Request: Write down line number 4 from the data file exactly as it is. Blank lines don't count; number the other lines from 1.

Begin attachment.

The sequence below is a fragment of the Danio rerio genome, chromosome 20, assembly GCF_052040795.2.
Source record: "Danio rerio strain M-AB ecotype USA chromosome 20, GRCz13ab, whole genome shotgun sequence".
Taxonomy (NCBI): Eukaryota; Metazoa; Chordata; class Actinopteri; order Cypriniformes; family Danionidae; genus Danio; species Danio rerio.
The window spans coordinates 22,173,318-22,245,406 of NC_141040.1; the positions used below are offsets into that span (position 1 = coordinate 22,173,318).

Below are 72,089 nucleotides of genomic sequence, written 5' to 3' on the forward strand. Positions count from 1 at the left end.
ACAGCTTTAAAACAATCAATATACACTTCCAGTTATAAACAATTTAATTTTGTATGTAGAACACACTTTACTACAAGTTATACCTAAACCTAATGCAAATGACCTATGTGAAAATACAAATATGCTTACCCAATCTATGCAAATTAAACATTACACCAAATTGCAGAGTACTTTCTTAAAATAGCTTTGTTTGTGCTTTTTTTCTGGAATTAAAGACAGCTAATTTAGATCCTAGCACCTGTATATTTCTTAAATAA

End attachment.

The window spans coordinates 22,173,318-22,245,406 of NC_141040.1; the positions used below are offsets into that span (position 1 = coordinate 22,173,318).